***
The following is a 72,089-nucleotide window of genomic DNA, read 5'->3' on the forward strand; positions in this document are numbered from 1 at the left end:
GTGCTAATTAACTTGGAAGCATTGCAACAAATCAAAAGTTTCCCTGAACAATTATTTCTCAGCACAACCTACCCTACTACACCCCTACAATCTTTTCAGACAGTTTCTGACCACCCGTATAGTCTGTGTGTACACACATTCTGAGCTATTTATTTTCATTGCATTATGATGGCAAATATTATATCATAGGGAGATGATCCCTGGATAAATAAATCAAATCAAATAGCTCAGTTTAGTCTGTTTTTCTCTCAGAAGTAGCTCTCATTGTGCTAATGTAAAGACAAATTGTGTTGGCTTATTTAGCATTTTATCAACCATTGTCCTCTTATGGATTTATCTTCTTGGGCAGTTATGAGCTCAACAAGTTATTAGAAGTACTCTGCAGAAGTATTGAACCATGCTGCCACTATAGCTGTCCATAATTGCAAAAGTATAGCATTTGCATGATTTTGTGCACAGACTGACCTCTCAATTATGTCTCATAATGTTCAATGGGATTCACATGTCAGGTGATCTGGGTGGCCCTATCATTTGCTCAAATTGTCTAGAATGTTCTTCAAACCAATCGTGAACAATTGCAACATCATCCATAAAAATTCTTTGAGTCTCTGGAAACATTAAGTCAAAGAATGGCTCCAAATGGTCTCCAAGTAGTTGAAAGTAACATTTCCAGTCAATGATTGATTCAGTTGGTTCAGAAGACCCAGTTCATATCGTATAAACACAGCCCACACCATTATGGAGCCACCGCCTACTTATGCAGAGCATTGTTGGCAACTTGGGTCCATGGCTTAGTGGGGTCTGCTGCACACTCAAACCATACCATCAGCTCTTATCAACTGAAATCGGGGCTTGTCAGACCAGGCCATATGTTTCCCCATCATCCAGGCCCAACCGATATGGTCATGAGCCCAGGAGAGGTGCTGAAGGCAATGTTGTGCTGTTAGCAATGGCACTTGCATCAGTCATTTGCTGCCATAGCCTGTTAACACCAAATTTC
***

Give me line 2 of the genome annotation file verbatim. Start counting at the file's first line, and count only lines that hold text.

GTGCTAATTAACTTGGAAGCATTGCAACAAATCAAAAGTTTCCCTGAACAATTATTTCTCAGCACAACCTACCCTACTACACCCCTACAATCTTTTCAGACAGTTTCTGACCACCCGTATAGTCTGTGTGTACACACATTCTGAGCTATTTATTTTCATTGCATTATGATGGCAAATATTATATCATAGGGAGATGATCCCTGGATAAATAAATCAAATCAAATAGCTCAGTTTAGTCTGTTTTTCTCTCAGAAGTAGCTCTCATTGTGCTAATGTAAAGACAAATTGTGTTGGCTTATTTAGCATTTTATCAACCATTGTCCTCTTATGGATTTATCTTCTTGGGCAGTTATGAGCTCAACAAGTTATTAGAAGTACTCTGCAGAAGTATTGAACCATGCTGCCACTATAGCTGTCCATAATTGCAAAAGTATAGCATTTGCATGATTTTGTGCACAGACTGACCTCTCAATTATGTCTCATAATGTTCAATGGGATTCACATGTCAGGTGATCTGGGTGGCCCTATCATTTGCTCAAATTGTCTAGAATGTTCTTCAAACCAATCGTGAACAATTGCAACATCATCCATAAAAATTCTTTGAGTCTCTGGAAACATTAAGTCAAAGAATGGCTCCAAATGGTCTCCAAGTAGTTGAAAGTAACATTTCCAGTCAATGATTGATTCAGTTGGTTCAGAAGACCCAGTTCATATCGTATAAACACAGCCCACACCATTATGGAGCCACCGCCTACTTATGCAGAGCATTGTTGGCAACTTGGGTCCATGGCTTAGTGGGGTCTGCTGCACACTCAAACCATACCATCAGCTCTTATCAACTGAAATCGGGGCTTGTCAGACCAGGCCATATGTTTCCCCATCATCCAGGCCCAACCGATATGGTCATGAGCCCAGGAGAGGTGCTGAAGGCAATGTTGTGCTGTTAGCAATGGCACTTGCATCAGTCATTTGCTGCCATAGCCTGTTAACACCAAATTTC